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Scientists put on horses in costumes to find out why zebras are striped



We know that many of the traits we see in animals are there because they have evolved by being somehow useful to the species. But evolution is chaotic and the supposed benefits of strange functions are not always obvious. Take for example zebra crossing.

The black and white robes of the three zebra species that roam Africa have been a biological puzzle for decades, with several competing hypotheses. Now the researchers have added a new data point – and all it took was dressing with some horses.

Okay, there was more science than that. However, the team's results showed that the stripes somehow prevent the landing and keep zebras relatively safe from the annoying insect bites.

It's not a new idea. Scientists have known for years that fewer flies land on zebras. In fact, a 201

2 study found that the light and dark stripes could together reflect polarized light in a way that deterred flying insects.

We still are not sure which mechanism is accurate, but scientists from the US and UK have limited it. They have discovered that flies land on horses more than three times as often as they land on zebras because the stripes appear to confuse the insects and affect their ability to control their flight.

The team spent several hours recording horses and zebras, the number of blood-sucking horseflies (Tabanids) that swarm around, approaching and landing on the animals.

To make sure that there is nothing inherent in the zebra air or the movement that changes the flight behavior, they disguise themselves to exclude these variables (zebrables, if you will).

To do this The team dressed horses in coats – all black, all white and black and white striped – and recorded the flight activity again. They also took videos of horses and zebras to do a detailed analysis of what the flies actually do. and observe the behaviors of both species in response to flies.

They found that about the same number of flies lay around both animals and approach zebras as often as horses. But if you fly to a striped coat? Then it goes a bit wrong.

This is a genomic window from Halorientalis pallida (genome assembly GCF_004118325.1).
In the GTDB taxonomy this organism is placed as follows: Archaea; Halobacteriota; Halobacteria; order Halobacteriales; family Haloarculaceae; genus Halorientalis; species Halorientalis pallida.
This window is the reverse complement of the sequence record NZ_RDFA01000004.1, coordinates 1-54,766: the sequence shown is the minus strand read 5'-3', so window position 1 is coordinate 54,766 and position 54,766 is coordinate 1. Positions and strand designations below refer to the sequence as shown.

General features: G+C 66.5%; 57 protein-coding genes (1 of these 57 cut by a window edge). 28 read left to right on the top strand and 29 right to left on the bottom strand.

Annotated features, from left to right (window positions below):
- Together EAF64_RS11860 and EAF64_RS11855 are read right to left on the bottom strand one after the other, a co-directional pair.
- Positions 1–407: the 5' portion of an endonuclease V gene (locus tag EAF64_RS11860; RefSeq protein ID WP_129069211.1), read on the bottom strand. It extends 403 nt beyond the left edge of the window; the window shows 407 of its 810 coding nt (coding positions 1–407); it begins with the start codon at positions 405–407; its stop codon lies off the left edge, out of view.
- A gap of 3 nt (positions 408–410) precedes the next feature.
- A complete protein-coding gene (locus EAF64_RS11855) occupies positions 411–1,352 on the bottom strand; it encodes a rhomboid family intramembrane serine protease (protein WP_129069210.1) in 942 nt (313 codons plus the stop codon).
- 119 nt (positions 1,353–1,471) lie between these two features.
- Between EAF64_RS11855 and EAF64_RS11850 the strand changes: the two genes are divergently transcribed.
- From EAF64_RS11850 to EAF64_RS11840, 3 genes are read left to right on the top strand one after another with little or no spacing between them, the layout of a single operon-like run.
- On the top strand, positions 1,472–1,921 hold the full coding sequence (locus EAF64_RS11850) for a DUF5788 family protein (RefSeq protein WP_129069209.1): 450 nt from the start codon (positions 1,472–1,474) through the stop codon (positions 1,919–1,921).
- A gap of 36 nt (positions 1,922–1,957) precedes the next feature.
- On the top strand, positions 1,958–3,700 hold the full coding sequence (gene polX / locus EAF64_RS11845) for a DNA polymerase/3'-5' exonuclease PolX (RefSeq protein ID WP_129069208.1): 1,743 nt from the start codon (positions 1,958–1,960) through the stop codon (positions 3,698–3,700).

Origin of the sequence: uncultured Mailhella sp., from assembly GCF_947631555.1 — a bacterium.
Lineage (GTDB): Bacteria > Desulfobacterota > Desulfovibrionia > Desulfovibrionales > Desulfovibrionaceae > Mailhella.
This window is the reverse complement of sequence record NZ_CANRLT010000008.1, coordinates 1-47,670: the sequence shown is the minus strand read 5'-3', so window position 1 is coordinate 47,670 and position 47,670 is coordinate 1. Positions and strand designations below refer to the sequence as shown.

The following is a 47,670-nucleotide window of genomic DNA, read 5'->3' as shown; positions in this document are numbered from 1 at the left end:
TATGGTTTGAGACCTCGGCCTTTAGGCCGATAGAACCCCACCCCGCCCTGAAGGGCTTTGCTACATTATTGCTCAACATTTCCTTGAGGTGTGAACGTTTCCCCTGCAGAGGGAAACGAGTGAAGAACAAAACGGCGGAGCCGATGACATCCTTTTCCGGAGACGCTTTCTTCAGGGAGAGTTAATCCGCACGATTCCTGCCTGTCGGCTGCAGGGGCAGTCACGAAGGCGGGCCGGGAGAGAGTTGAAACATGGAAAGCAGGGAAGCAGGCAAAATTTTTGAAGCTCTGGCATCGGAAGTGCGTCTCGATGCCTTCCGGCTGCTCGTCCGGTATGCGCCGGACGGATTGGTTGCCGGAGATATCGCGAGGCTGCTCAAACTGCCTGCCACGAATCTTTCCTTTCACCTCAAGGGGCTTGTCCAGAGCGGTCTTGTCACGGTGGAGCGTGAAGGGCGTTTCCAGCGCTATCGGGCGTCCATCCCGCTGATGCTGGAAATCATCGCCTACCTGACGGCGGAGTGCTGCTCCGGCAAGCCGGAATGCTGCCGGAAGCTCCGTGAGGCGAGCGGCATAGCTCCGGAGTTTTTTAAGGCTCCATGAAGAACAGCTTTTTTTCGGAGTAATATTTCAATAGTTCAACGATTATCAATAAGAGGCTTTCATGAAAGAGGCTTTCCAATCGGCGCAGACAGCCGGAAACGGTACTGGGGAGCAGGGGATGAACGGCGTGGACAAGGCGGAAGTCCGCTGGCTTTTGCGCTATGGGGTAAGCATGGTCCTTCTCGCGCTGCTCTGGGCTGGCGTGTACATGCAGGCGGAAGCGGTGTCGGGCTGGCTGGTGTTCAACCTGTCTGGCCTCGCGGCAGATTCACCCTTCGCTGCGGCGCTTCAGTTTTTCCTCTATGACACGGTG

"We have noticed that tabanids approaching zebras slow down unchecked towards the end of their trajectory, slowing down steadily before landing or touching horsemeat," the researchers write in their newspaper

. " Flies often simply hit zebras, but they do not land or fly away. "

Interestingly, the flies still landed on the horse's exposed head as often as usual – suggesting that the mantle had an effect.

And that's not all. When the flies landed successfully, they did not stay on zebra for so long. The videos, which recorded the response of the animals to flies, showed that zebras are more active than horses running away from the tails and fleeing.

All in all, the reduced time for zebras meant that the flies did not bite or eat them. As in horses, it can be seen that the stripes actually play a role here.

It is of course possible that the strips fulfill several functions. Studies to date seem to rule out environmental camouflage, social interaction and thermoregulation, but there is still the possibility that the stripes confuse predators by creating a kind of "dazzling" effect as a kind of movement staring that makes it difficult to distinguish individuals in an environment packed herd.

But the evidence here suggests that one of the benefits of streaking is increased protection against biting flies.

We wonder if this is the last time we will know about it.

The team's research was published in the journal PLOS One .


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